Netanyahu tells US: I'm not for turning

The meagre hopes of rescuing the Middle East peace process took a further blow yesterday with a blistering speech here by Benjamin Netanyahu, the Israeli Prime Minister, in which he vowed to press on with his settlements policy, promised no change in the status of Jerusalem, and ruled out any concessions in the face of Palestinian "terrorism".

Addressing a pro-Israeli group immediately before his crucial White House meeting with President Clinton, Mr Netanyahu sounded truculent in his determination to press ahead with the Har Homa housing project in mostly Arab east Jerusalem, which has sparked violent daily clashes since Israeli contractors began work last month on the 6,500-house development.

Why not? Mr Netanyahu in effect told the American Israel Public Affairs committee here. "We're allowing contractors to build in Har Homa ... that is our right, our obligation." And he mocked Palestinian opposition to the scheme: "This simple act has been described as terrorism of the walk- up rentals, terrorism of the condominiums." His audience roared with laughter.

As for a meaningful gesture from the Israelis to reduce tensions between the two sides, that seems equally improbable.

The Prime Minister noted he had been urged to make concessions "in return for a real crackdown by the Palestinian authority on the terrorist organisation". But this would be "pure and simple surrender to terrorism ... we are being told to pay for the privilege of not being killed ... we are not going to do that."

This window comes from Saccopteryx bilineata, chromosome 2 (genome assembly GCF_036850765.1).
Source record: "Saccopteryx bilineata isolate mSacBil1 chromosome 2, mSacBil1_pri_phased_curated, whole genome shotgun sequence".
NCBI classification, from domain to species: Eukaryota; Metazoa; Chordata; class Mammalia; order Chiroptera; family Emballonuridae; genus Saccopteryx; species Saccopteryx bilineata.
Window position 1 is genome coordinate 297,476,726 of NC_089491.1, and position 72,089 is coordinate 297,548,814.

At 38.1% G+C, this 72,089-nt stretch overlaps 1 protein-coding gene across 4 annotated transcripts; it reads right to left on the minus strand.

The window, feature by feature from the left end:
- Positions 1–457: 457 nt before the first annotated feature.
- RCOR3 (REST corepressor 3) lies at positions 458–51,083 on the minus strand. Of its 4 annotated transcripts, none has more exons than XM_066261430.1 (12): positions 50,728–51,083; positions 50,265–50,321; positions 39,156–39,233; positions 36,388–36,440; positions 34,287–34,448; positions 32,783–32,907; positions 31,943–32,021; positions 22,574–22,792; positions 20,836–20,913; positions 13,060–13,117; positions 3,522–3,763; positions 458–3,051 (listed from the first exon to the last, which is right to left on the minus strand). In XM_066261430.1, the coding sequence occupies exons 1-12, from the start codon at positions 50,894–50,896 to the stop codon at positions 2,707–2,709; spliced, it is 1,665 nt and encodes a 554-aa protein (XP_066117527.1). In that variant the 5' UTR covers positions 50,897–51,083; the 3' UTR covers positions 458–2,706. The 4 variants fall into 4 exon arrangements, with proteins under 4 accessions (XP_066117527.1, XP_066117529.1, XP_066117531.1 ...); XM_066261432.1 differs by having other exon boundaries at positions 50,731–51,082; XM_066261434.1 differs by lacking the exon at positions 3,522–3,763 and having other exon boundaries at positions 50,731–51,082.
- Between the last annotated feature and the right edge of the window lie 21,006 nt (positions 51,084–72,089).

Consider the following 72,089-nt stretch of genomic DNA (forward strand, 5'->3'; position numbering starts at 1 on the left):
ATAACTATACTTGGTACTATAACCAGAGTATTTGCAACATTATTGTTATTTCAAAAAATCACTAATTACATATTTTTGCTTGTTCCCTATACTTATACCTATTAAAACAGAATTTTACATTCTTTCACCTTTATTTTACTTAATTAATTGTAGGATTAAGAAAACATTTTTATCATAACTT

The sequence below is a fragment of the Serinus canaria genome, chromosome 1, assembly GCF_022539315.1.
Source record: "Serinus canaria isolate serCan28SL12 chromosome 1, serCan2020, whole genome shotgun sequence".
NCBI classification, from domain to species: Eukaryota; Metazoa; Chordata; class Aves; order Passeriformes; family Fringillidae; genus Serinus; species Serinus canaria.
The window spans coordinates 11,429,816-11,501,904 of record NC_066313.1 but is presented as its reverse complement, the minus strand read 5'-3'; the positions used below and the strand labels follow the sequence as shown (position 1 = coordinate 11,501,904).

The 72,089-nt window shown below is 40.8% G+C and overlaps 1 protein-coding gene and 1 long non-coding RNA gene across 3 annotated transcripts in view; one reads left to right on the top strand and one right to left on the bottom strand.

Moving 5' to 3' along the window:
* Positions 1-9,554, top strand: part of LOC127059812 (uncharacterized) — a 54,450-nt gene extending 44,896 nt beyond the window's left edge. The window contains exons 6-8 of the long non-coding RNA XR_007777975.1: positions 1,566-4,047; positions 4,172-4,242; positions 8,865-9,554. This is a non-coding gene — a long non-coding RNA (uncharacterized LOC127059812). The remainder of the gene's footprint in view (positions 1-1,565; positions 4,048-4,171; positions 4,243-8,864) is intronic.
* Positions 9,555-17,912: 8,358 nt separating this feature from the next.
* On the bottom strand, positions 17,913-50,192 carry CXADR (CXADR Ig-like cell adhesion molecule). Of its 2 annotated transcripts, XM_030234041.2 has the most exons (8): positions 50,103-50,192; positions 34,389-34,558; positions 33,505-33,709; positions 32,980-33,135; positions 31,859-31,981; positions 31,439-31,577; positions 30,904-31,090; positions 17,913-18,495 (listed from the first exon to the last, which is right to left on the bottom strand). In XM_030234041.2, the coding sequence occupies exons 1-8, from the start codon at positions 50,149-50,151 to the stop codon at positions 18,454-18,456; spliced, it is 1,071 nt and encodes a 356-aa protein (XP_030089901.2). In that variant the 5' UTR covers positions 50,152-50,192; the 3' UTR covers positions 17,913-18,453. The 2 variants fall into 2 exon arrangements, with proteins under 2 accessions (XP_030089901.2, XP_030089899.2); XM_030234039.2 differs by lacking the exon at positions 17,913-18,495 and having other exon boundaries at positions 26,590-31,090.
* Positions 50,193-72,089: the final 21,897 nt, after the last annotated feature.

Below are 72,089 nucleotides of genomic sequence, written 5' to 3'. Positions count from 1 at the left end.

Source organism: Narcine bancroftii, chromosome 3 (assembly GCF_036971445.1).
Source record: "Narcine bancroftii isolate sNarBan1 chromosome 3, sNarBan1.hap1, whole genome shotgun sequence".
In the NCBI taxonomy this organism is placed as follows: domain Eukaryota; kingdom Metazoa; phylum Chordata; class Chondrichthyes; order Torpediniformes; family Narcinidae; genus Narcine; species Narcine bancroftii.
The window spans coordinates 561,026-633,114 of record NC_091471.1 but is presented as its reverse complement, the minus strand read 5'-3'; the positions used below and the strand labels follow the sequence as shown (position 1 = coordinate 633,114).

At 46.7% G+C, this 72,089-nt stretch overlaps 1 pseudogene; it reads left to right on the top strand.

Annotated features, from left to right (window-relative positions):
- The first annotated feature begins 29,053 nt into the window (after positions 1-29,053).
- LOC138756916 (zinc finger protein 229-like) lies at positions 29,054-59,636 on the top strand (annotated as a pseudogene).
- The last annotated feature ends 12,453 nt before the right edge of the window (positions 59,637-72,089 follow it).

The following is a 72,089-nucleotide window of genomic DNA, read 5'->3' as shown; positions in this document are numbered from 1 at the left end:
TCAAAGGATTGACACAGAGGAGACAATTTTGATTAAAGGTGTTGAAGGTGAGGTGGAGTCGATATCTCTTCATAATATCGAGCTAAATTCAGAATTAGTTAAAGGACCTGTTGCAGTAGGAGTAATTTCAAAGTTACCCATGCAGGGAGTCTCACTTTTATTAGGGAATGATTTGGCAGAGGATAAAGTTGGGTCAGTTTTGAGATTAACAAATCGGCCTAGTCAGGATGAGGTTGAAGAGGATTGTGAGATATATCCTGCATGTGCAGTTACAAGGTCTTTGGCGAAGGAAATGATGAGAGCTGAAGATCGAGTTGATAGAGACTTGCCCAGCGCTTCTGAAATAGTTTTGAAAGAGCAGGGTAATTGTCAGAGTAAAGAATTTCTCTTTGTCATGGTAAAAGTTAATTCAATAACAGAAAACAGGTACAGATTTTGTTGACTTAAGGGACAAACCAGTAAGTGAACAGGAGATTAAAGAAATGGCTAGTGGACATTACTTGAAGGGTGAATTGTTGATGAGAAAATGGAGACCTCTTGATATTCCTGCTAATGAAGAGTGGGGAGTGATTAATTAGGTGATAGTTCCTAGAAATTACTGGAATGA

Meanwhile the Arab conviction that when push comes to shove the US will always support Israel will only have been hardened by Vice President Al Gore's assertion to the same pressure group that "during this complex period" the Clinton administration would not let Israel down. "I join you here as an ally," Mr Gore proclaimed, to riotous applause.

Not surprisingly the mood was sombre in the Oval Office as Mr Clinton and Mr Netanyahu sat down to talk yesterday, with neither man apparently willing or able to make a major move. In remarks to reporters beforehand Mr Clinton spoke only of the need to halt terrorism, breathing not a word about the temporary halt to the new settlement scheme that Washington had been hoping to secure, but which the Israeli Prime Minister seemed to rule out in advance.

Mr Clinton also poured cold water on talk of a second "Camp David" summit, between Mr Netanyahu and the Palestinian leader Yasser Arafat, moderated by the US. It was important not to "jump the gun," Mr Clinton said. "We have to have the right conditions and understanding before we go forward again."

Caught between Mr Netanyahu's intransigence and his reluctance to offend the politically influential US Jewish lobby, Mr Clinton seemed last night to have few options, despite arguments from all sides here that only if the US "knocks heads together" can what remains of the peace process be salvaged.

Instead, Washington yesterday was playing down expectations of real progress from the Clinton/Netanyahu session. The rebuilding of confidence between the two sides was "a work in progress", Mike McCurry, the White House spokesman, said, noting that a senior Palestinian delegation was already in Washington and would meet the President this week.

If anything, the US reluctance to take a direct intermediary's role is growing, with officials insisting that only Israelis and Palestinians themselves can settle their differences. That casts doubt not only on Israel's notion of a repeat of the 1978 Camp David Summit that led to its peace treaty with Israel but even on an early visit to the Middle East by the new Secretary of State, Madeleine Albright.

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